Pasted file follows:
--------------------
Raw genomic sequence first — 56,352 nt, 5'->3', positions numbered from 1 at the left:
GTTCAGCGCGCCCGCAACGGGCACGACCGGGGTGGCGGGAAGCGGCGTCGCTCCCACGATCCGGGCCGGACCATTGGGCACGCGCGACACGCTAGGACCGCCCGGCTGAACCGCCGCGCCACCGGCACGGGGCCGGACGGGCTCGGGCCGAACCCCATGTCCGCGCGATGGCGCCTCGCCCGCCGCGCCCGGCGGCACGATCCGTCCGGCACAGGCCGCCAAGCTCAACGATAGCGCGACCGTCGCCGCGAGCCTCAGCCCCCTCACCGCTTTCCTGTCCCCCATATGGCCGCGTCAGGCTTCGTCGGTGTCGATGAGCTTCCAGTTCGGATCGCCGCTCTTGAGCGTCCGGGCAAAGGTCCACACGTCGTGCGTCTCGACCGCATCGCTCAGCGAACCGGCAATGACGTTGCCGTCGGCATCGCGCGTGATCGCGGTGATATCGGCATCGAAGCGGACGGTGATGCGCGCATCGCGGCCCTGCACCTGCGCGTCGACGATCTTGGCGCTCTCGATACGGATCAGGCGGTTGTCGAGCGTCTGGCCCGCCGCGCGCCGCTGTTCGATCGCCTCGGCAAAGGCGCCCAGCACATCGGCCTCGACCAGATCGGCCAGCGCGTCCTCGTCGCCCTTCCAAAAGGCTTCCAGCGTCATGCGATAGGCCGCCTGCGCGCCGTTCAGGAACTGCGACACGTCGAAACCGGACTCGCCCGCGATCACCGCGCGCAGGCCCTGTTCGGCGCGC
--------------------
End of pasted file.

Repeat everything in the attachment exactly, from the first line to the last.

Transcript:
Raw genomic sequence first — 56,352 nt, 5'->3', positions numbered from 1 at the left:
GTTCAGCGCGCCCGCAACGGGCACGACCGGGGTGGCGGGAAGCGGCGTCGCTCCCACGATCCGGGCCGGACCATTGGGCACGCGCGACACGCTAGGACCGCCCGGCTGAACCGCCGCGCCACCGGCACGGGGCCGGACGGGCTCGGGCCGAACCCCATGTCCGCGCGATGGCGCCTCGCCCGCCGCGCCCGGCGGCACGATCCGTCCGGCACAGGCCGCCAAGCTCAACGATAGCGCGACCGTCGCCGCGAGCCTCAGCCCCCTCACCGCTTTCCTGTCCCCCATATGGCCGCGTCAGGCTTCGTCGGTGTCGATGAGCTTCCAGTTCGGATCGCCGCTCTTGAGCGTCCGGGCAAAGGTCCACACGTCGTGCGTCTCGACCGCATCGCTCAGCGAACCGGCAATGACGTTGCCGTCGGCATCGCGCGTGATCGCGGTGATATCGGCATCGAAGCGGACGGTGATGCGCGCATCGCGGCCCTGCACCTGCGCGTCGACGATCTTGGCGCTCTCGATACGGATCAGGCGGTTGTCGAGCGTCTGGCCCGCCGCGCGCCGCTGTTCGATCGCCTCGGCAAAGGCGCCCAGCACATCGGCCTCGACCAGATCGGCCAGCGCGTCCTCGTCGCCCTTCCAAAAGGCTTCCAGCGTCATGCGATAGGCCGCCTGCGCGCCGTTCAGGAACTGCGACACGTCGAAACCGGACTCGCCCGCGATCACCGCGCGCAGGCCCTGTTCGGCGCGC